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Discussion Starter · #1 ·
I have my top end with TOOLS right now who is doing the machining work for a thorough rebuild. The cylinder jugs, head, and valve covers will be bead blasted and I had planned to paint them with duplicolor's aluminum engine paint. I have some reservations though. For one, especially because there is ceramic in the paint, I wonder what the insulating effect will be like on the cooling fins. Can anyone quantify the difference from experience?

For another, I find the painted finish a little sterile compared to the rawness of 45-year-old aluminum. I like a little bit of "touch" in the metal finish and for that reason most of my side covers are hand polished but I don't completely remove scrapes, nicks, and dents. I don't know what the blasted surface will look like after fully oxidizing and if it's just too ugly I guess I would want to paint it. Anyone have pics of what a blasted aluminum surface looks like after developing an oxide layer? Or can anyone recommend for or against it on the pure basis of appearance?

Thanks!
 

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It will start to get an ugly IMO appearance with the white oxidation starting to appear on the surface. I would use the DupliColor on the engine and in my experience there are no issues with cooling. I have used this paint on a variety of air and water cooled bikes for years with no problems with cooling or the finish. Use the DupliColor self etching primer which is an army green colour on the bare metal first.

All the side cases I buff with a buffing wheel and they can then be clear coated with the same DupliColor clear engine enamel to protect the shine and reduce the need to clean and polish regularly. If they were originally painted then just prime and paint with the engine enamel like the rest of the bike.

Look at my restoration of the CM450A Hondamatic (Under the Pictures and Video section here) as it shows the engine that I bead blasted and then painted with the black DupliColor GM low gloss engine enamel.
 

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Discussion Starter · #3 ·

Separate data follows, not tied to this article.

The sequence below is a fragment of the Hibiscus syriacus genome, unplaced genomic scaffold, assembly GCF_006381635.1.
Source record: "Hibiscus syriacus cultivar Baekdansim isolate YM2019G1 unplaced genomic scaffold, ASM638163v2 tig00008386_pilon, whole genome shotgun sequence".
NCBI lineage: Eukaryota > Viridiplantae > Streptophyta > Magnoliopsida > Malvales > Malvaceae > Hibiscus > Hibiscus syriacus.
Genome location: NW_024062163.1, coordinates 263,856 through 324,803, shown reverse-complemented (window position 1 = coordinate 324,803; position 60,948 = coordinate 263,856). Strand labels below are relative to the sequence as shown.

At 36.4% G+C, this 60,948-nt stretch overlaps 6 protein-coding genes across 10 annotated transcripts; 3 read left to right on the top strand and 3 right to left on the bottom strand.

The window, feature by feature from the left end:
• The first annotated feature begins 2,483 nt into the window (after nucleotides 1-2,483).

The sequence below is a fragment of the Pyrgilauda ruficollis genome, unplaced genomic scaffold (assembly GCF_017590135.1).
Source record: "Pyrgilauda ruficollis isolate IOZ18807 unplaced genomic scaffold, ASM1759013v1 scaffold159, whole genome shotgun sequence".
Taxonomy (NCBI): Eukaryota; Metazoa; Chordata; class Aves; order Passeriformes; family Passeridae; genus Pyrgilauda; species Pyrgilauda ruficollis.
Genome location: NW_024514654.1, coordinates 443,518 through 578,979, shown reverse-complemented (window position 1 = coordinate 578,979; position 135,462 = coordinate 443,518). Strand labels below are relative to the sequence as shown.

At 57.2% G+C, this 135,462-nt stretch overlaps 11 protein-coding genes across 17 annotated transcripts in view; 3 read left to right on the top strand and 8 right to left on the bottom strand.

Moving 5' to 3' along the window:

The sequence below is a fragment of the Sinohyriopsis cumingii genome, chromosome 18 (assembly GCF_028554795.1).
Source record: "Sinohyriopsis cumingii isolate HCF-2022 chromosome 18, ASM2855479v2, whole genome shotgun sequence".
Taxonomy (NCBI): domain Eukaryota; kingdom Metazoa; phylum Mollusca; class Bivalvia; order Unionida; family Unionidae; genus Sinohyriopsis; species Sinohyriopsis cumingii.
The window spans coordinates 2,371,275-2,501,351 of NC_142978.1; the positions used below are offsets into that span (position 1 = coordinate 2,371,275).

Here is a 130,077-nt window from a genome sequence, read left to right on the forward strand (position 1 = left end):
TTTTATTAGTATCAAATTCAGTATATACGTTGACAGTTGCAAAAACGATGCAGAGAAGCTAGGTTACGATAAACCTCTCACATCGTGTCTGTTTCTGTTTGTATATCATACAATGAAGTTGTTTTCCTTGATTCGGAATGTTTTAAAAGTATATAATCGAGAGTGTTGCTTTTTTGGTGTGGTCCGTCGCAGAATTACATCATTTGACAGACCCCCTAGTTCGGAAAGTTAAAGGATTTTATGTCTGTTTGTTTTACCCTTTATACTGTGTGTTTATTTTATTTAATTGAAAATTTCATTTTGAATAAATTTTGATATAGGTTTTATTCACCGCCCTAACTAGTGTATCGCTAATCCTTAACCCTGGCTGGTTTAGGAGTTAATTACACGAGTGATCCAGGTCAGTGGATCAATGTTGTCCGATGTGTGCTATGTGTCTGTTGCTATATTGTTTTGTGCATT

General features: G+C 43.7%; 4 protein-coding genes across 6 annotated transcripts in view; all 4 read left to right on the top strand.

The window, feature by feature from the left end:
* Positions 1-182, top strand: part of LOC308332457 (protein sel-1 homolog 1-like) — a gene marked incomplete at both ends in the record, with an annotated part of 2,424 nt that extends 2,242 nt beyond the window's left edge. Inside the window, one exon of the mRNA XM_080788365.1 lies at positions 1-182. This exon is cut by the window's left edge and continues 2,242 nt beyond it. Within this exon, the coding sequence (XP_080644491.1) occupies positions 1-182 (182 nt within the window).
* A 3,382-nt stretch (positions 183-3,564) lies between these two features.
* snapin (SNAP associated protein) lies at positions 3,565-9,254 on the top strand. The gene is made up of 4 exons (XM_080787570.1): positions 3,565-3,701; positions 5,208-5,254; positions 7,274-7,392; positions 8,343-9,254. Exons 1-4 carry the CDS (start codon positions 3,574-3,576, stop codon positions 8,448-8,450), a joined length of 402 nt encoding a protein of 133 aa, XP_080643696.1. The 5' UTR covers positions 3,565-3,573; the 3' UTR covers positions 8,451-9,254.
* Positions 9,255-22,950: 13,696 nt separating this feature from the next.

I may avoid the clear coat because I like the look of polished aluminum as it gets a patina. I don't have a buffing wheel so I've been destroying my hands by hand-sanding with varying grades of sandpaper. Anyone have suggestions for the most economical way to polish these short of actually buying a buffing wheel? I have a dremel tool but it only seems useful for polishing the tight corners.

Which duplicolor self-etching primer is rated for high engine temps?
 

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I may avoid the clear coat because I like the look of polished aluminum as it gets a patina.
Without the clear coat, you'll have the look of a half-done engine paint job. The silver by itself just looks really shiny, but not much like polished aluminum. Going over it with clear coat dulls it down a bit and does a great job of replicating the factory finish. Just silver paint alone tends to look kinda cheesy, IMHO.

I've done the silver + clear coat on air cooled engines for a full 50 years now, never once had an issue with heat retention.


One other consideration- ever notice that a lot of the old air-cooled motorcycles had a black finish on the engine? Bead blasting roughly doubles the surface area of an engine by creating zillions of small pits and spikes. If you bead blasted the cases, then applied a -thin- coat of flat black engine enamel, it was supposed to be good for dropping oil sump temperatures because between the extra surface area and black body radiation, the engine shed heat more efficiently. Might be something to consider if you want to go retro-race look.
 

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Discussion Starter · #6 ·
Old Putz, I should clarify that I am polishing the aluminum side covers, panels, and cam case covers while painting the case and cooling fins. what can be polished relatively easily will be polished. I meant that I didn't want to apply clear over the polished aluminum as I like the raw look. I'm open to clear coating the painted parts.

For those of you who've used the self-etching primer, I'm still wondering if it is rated for the temperatures it will experience on the engine cases. Or if the painting surface is bead blasted, is it even necessary to use primer?
 

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They have self-etching primer for engines right next to the engine paint. However, I never use it. I like the paint to be as thin as possible. Never had any problems with the paint, but I thoroughly clean/prep the surface. Also, I do not clear coat polished aluminum. I have aluminum parts on the toolmatic I polished 8 years ago and they still look good.
TOOLS
 

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Discussion Starter · #8 ·
Thought i would tack this question onto this thread--- can anyone tell me what material the starter motor housing is? The end caps are definitely cast aluminum but main body looks like steel to me. I stripped the paint and was hoping to keep it raw but if it is steel then i will paint it.
 

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Discussion Starter · #10 ·
Thanks tools. I was going to try that but thought i might get a false positive from the motor magnets.
 
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